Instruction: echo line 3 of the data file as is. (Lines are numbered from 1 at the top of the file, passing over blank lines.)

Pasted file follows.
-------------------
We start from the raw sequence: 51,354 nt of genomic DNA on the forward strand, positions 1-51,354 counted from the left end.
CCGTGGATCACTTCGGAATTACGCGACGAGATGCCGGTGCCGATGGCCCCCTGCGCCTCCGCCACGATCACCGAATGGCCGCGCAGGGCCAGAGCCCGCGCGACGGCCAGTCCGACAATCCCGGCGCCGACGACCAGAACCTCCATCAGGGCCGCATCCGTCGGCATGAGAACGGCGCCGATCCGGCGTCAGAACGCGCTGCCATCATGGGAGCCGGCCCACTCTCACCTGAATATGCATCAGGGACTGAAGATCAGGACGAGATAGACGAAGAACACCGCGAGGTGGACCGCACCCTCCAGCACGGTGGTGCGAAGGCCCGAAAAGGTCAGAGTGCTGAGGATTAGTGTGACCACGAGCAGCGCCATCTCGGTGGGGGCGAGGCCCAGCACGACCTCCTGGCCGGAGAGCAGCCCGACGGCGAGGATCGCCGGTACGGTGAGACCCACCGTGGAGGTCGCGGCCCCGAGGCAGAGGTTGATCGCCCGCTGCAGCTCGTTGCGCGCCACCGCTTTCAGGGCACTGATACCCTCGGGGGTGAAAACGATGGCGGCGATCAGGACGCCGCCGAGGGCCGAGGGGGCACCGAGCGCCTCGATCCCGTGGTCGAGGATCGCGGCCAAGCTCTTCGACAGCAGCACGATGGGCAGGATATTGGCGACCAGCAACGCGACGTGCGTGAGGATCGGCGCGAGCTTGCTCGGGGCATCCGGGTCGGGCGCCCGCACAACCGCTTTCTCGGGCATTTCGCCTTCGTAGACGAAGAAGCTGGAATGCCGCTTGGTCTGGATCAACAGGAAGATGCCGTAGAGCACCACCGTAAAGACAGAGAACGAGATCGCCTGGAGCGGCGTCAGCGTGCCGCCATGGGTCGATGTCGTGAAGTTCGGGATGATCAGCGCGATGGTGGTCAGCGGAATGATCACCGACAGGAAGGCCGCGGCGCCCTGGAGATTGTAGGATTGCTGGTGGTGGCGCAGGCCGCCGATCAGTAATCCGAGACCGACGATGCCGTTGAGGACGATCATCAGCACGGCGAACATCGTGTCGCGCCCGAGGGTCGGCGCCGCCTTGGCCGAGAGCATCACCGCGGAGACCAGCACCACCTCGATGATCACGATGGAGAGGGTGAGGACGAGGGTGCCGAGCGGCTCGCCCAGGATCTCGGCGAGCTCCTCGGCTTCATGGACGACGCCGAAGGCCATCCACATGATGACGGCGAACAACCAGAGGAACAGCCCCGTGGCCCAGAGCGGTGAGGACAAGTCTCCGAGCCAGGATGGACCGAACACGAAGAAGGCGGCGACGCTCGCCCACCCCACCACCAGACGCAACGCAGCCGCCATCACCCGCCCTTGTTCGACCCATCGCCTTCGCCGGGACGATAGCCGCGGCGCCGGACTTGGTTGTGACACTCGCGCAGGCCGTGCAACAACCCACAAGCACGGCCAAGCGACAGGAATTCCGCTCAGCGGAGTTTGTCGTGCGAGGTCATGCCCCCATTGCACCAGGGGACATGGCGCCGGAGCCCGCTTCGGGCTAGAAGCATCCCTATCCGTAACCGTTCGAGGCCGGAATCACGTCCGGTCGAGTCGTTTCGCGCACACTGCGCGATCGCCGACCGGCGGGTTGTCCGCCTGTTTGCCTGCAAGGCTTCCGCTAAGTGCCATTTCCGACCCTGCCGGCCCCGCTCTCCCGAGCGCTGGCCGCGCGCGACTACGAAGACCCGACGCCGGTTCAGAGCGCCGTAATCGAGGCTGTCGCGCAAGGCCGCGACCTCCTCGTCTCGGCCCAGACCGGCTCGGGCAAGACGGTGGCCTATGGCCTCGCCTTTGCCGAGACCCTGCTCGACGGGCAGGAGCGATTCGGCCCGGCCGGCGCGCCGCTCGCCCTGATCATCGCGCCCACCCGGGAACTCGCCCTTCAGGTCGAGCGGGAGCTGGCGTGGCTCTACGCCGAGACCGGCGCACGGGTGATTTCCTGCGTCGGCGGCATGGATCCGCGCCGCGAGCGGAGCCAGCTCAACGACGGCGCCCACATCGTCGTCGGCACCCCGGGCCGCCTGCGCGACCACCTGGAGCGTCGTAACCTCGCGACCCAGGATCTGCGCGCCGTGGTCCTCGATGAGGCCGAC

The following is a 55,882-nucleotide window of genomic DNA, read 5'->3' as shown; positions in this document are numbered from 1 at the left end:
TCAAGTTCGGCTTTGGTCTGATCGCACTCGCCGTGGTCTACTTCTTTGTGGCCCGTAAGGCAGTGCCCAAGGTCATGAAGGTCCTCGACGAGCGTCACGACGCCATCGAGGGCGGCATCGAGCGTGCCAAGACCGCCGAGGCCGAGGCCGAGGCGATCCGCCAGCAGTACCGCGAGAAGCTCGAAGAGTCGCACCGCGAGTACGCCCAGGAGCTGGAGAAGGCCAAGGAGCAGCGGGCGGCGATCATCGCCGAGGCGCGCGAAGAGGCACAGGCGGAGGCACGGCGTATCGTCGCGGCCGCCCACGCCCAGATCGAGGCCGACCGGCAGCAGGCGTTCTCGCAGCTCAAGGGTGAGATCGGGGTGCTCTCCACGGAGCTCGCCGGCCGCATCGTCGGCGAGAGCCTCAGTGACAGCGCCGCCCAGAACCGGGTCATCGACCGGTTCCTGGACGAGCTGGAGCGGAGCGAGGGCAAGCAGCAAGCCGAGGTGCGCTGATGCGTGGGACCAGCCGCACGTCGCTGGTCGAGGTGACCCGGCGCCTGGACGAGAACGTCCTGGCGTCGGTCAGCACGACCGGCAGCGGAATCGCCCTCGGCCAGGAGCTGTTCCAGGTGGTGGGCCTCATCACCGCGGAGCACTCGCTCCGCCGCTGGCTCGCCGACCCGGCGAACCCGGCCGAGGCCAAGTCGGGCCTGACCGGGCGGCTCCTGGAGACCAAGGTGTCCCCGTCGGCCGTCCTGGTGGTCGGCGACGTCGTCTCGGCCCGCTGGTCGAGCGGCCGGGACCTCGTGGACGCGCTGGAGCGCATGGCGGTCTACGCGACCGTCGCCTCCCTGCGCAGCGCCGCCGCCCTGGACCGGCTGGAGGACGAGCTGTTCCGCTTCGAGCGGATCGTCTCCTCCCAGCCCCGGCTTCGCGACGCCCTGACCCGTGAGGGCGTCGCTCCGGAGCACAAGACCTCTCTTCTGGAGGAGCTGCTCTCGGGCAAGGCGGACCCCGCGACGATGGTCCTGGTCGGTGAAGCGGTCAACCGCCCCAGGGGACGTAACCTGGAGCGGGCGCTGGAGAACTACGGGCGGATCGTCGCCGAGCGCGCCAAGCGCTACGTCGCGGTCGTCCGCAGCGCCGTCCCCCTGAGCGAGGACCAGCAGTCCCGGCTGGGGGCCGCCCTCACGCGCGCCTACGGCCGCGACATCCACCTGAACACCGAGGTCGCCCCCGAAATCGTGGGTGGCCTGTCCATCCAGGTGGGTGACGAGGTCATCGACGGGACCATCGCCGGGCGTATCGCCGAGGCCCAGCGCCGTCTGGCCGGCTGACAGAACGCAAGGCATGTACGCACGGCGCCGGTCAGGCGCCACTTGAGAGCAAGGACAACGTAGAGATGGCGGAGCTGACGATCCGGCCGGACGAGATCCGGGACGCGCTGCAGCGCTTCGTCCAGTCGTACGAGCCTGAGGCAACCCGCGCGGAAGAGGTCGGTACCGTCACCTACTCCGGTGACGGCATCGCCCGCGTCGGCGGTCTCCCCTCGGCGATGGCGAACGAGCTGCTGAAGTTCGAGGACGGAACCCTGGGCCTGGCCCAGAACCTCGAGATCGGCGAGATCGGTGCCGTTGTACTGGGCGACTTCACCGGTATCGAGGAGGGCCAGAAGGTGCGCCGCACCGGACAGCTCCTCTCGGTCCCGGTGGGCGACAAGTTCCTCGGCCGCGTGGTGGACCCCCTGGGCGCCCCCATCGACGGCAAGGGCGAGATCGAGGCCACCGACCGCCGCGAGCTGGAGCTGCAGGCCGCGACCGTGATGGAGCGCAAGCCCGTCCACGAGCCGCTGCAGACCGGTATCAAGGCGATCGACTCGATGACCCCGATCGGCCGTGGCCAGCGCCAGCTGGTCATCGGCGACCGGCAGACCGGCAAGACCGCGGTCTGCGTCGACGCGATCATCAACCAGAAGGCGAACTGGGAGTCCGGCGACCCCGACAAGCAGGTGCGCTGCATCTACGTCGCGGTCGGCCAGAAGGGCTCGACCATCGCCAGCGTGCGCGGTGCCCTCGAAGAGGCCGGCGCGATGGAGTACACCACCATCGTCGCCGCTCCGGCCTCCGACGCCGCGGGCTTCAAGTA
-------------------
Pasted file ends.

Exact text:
The following is a 55,882-nucleotide window of genomic DNA, read 5'->3' as shown; positions in this document are numbered from 1 at the left end: